Oehlen turned to abstract paintings in 1989, after a year spent in Spain with Martin Kippenberger, and recalls that with figuration “It just seemed obvious that there was nothing to win. I still don’t think that if you paint a person you can transmit something about that person. I don’t think you can communicate something about an experience or a situation” (Albert Oehlen cited in: Jenifer Samet, ‘Beer with a Painter: Albert Oehlen’, Hyperallergic, 8 April 2017, online). Abstraction, however, provides an arena for play in which he can set his own parameters of baroque complexity, visual pollution and painterly ad-libbing. Here, he is free to try “to get as far away from meaning as possible, which is perhaps the most difficult thing of all” (Albert Oehlen cited in: Sean O’Hagan, ‘Albert Oehlen: “There’s something hysterical about magenta”’, The Guardian, 5 February 2016, online).
Oehlen’s use of a patterned fabric ground also gestures to the work of the eminent radical Sigmar Polke, who taught him at Hamburg’s University of Fine Arts in 1978. Polke painted on cheap, chintzy fabrics as part of his ‘Capitalist Realist’ critique of bourgeois consumerism, bringing down painting from its refined support of canvas to the kitsch everyday surfaces of middle class West Germany. Oehlen’s printed patterns play a less political role, and can be seen as part of a wider campaign to dethrone painting from its long-held cultural position of high seriousness and grand significance.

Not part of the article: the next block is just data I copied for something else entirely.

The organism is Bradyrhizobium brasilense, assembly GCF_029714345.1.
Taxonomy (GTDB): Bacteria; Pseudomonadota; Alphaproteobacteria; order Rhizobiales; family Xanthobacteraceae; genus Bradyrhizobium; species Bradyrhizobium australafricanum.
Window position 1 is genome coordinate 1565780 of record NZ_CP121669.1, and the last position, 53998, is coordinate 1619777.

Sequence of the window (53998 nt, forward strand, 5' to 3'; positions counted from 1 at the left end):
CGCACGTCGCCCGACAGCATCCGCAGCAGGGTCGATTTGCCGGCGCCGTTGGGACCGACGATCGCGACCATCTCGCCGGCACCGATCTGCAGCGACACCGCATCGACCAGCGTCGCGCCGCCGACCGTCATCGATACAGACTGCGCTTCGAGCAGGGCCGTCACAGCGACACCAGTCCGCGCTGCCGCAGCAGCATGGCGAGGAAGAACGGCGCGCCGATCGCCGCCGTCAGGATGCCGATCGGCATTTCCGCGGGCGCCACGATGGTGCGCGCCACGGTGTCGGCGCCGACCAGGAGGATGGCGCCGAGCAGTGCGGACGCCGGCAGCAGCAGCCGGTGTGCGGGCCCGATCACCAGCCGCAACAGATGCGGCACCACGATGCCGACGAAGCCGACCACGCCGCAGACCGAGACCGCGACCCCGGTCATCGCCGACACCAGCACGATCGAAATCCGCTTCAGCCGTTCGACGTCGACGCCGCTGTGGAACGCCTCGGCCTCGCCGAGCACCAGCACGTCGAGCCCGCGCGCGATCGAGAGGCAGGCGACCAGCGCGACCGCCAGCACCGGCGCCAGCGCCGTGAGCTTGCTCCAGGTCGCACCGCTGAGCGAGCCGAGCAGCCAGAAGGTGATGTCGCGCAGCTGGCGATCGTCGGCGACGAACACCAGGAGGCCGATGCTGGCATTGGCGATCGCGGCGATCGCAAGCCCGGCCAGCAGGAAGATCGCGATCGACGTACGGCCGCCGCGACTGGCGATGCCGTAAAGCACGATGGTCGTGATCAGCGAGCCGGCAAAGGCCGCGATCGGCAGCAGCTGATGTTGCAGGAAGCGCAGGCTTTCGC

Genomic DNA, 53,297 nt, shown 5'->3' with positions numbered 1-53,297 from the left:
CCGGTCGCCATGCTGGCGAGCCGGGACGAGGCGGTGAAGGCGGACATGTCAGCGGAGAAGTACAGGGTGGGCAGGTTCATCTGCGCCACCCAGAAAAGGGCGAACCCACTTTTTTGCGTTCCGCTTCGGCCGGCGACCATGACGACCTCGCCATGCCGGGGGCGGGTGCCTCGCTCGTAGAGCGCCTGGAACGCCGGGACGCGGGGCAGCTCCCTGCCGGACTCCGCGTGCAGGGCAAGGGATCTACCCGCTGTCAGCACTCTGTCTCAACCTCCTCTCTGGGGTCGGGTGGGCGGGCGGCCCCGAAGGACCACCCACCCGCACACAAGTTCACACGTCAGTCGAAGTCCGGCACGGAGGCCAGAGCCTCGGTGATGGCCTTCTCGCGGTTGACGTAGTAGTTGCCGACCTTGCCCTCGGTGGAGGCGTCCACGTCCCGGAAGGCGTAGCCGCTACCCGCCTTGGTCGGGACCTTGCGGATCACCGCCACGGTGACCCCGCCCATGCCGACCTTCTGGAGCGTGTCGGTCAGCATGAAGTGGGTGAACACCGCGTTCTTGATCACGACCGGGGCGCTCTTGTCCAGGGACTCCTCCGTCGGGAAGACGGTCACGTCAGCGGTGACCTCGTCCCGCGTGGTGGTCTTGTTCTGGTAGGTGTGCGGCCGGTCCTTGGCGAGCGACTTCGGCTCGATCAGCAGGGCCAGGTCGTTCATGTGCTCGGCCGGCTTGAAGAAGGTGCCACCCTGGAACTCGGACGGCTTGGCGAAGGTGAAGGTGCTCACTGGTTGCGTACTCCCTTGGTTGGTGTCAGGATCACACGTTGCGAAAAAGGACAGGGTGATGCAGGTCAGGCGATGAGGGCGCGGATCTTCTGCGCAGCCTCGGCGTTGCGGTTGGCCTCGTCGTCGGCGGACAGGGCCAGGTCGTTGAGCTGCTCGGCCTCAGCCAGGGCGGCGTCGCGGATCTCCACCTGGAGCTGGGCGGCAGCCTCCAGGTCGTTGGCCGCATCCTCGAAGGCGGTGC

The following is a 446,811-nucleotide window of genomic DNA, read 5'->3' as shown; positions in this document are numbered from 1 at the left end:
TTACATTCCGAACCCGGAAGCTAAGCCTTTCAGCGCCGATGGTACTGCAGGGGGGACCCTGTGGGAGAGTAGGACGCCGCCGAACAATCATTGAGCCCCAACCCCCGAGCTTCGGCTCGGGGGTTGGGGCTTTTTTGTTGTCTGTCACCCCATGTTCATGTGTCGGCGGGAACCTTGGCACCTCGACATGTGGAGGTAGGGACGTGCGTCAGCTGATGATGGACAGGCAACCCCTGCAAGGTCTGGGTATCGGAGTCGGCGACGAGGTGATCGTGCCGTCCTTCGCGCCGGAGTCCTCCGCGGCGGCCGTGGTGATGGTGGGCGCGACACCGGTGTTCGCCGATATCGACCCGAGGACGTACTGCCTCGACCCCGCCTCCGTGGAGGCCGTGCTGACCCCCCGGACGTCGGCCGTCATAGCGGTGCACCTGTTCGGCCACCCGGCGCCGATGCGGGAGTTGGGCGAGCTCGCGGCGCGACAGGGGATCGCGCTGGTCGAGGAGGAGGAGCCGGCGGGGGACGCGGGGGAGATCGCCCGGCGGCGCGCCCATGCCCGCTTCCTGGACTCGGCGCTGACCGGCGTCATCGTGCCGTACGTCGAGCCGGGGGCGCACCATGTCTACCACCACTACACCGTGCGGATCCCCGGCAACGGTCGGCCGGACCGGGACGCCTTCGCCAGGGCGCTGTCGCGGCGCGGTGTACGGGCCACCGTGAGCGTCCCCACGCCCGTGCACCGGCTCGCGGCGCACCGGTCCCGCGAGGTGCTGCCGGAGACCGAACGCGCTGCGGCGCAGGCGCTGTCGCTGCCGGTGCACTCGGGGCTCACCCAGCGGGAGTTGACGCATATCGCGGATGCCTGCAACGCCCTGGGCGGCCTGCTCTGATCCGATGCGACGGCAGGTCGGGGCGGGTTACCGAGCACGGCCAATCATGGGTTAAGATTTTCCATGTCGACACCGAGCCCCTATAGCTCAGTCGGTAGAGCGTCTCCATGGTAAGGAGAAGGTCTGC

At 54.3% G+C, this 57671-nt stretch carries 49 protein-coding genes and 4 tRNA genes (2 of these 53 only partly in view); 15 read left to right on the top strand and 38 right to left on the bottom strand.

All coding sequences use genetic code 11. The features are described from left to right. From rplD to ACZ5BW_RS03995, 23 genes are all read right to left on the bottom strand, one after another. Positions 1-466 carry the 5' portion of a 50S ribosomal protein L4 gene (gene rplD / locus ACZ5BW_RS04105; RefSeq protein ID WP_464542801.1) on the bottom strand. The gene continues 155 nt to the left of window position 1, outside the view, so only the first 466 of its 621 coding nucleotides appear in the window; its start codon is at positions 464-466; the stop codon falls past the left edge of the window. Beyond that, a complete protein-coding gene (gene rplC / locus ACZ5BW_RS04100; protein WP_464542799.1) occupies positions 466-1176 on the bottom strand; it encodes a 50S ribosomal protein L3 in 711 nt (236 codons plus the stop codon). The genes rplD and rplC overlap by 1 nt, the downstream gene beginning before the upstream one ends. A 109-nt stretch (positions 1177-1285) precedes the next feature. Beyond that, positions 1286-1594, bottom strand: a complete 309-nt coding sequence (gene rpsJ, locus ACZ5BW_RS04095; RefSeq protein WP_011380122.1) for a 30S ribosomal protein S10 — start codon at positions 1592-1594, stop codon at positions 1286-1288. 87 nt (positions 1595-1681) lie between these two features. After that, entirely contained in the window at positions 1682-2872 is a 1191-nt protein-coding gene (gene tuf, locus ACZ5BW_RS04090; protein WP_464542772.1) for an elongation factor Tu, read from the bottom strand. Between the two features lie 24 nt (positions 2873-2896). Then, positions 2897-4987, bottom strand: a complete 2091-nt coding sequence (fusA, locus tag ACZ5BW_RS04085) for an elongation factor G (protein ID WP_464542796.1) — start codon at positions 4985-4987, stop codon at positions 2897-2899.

Although Oehlen has often been associated with the Neue Wilde painters of the 1980s, the artist has explicitly denounced such a suggestion, instead preferring a more conceptual approach. His expansive investigations into the medium have resulted in a wide range of painterly strategies, varying from the appropriation of advertising images, to the incorporation of digitally-generated pictures, in an attempt to create deliberately ‘bad’ paintings that echo his contemporary and friend, Martin Kippenberger’s approach. Oehlen is by no means the master of a single style, and Etwas auf Herz oder Leder is an homage to this.
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